I will never forget last week’s stock market carnage. Global equities lost $5.2 trillion in value. The Dow Jones plunged 2000 plus points, with two 1000 point falls, its worst week since the post-Lehman meltdown in October 2008. The Chicago Volatility Index (VIX) has tripled to 34 as I write as fear replaced greed with a vengeance. The 2/10 US Treasury note spread has widened to 75 basis points, a telltale signal that investors fear inflation risk. Like Paul Volcker, Alan Greenspan and Ben Bernanke before him, Fed Chairman Jay Powell takes office amid a financial crisis.
The era of central bank easy money is over. The Fed will yank $20 billion a month from the money markets as it shrinks its balance sheet. This has led to higher US short term rates and a bloodbath in the Treasury bond market. Readers of this column should not be surprised since I outlined precisely this scenario in 2017. The valuation metrics of US equities have fallen from 18.5 to 16.4 times forward earnings, though post tax reform EPS growth will be robust.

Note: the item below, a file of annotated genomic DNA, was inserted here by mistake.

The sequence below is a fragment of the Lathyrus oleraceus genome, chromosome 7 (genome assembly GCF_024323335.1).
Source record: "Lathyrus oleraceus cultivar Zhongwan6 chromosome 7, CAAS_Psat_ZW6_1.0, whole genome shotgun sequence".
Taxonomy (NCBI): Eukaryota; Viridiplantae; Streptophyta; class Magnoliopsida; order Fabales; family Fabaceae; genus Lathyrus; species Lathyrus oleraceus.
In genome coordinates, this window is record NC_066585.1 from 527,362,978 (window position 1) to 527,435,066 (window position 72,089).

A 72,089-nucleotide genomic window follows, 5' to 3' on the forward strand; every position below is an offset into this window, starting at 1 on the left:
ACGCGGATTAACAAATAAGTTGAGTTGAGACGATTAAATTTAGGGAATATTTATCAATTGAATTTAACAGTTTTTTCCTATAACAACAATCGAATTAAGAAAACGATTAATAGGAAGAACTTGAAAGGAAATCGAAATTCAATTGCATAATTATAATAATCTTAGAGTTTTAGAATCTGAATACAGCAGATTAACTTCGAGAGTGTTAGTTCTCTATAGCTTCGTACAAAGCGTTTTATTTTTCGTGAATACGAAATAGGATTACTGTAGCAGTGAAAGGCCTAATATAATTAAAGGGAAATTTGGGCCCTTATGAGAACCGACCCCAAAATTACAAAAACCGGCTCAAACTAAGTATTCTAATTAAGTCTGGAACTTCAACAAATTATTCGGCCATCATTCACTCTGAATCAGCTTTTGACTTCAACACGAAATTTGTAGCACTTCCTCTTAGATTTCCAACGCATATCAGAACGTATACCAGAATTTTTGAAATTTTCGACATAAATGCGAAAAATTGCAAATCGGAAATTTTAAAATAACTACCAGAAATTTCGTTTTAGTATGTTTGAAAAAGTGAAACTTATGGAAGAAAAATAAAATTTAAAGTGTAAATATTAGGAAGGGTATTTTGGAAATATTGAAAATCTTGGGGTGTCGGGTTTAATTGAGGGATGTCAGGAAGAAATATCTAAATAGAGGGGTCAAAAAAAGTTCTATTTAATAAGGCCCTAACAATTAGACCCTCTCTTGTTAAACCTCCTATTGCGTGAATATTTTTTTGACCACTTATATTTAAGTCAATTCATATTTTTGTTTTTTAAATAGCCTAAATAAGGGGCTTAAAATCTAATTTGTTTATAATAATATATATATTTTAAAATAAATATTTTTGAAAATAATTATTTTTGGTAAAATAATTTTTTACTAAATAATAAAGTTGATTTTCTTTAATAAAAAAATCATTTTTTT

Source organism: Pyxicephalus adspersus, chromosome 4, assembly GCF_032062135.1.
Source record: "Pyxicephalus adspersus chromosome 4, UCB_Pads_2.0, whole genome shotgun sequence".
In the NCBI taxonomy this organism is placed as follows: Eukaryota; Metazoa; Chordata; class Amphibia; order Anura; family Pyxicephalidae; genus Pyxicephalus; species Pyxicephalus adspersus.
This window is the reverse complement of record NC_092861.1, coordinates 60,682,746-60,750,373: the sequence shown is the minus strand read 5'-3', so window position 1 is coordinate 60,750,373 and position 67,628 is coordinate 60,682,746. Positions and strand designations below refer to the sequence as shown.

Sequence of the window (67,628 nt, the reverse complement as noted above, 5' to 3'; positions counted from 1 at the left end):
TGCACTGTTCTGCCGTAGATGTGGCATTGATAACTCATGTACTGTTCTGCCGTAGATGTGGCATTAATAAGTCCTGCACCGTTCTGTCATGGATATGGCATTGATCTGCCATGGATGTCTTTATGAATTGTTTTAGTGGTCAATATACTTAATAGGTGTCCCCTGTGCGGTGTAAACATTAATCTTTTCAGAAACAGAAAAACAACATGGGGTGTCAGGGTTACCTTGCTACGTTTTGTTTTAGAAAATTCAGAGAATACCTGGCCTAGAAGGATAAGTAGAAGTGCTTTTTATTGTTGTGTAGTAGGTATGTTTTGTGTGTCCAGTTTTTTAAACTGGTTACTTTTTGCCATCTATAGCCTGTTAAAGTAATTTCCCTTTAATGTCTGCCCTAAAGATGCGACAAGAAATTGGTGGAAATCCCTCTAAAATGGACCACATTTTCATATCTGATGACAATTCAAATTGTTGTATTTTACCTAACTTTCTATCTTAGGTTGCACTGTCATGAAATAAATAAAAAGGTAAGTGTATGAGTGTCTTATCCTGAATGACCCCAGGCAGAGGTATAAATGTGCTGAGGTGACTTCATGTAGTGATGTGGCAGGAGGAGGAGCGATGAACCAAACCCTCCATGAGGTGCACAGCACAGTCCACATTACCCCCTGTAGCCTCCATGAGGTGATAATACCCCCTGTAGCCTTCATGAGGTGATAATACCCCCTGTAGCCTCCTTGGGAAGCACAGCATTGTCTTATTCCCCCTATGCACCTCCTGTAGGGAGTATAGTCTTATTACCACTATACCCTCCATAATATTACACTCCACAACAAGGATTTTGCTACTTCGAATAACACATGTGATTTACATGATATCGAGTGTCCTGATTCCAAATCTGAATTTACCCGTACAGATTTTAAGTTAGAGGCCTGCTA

The swift, brutal 10 – 13% fall in US and global equities is a correction in a secular bull market, not the primal scream of a bear market. Friday’s close was a positive as buyers emerged when the S&P 500 index traded down to its 200 day moving average at 2540. Yet I hear about busted hedge funds, radioactive vol ETF’s, horror stories on trading desks, margin calls – the spikes in volatility and volumes alone tell the tale. The untold billions in risk parity asset funds will have to liquidate equities since volatility has spiked above their target range. Yet Ursa Maxima will only come with recession, impossible in 2018.
The risk reward calculus on the Stoxx Europe 600 index at 368 (as I write) is utterly compelling. Europe now trades at a 3 full point discount to Wall Street at 13.8 times forward earnings. True, the spike in the ten year German Bund yield means that valuations should compress – as they did so traumatically last week when risk did a Rip Van Winkle with a vengeance. Yet Europe is also a play on the acceleration in the global economy as the rise in German and French exports attests? Italy? Political noise, even though the idea of Silvio Caesar as an octogenarian kingmaker in Rome is surreal. German politics? A non-issue. The Grand Coalition will ultimately embrace the Merkel-Macron vision of “mehr (more) Europe”.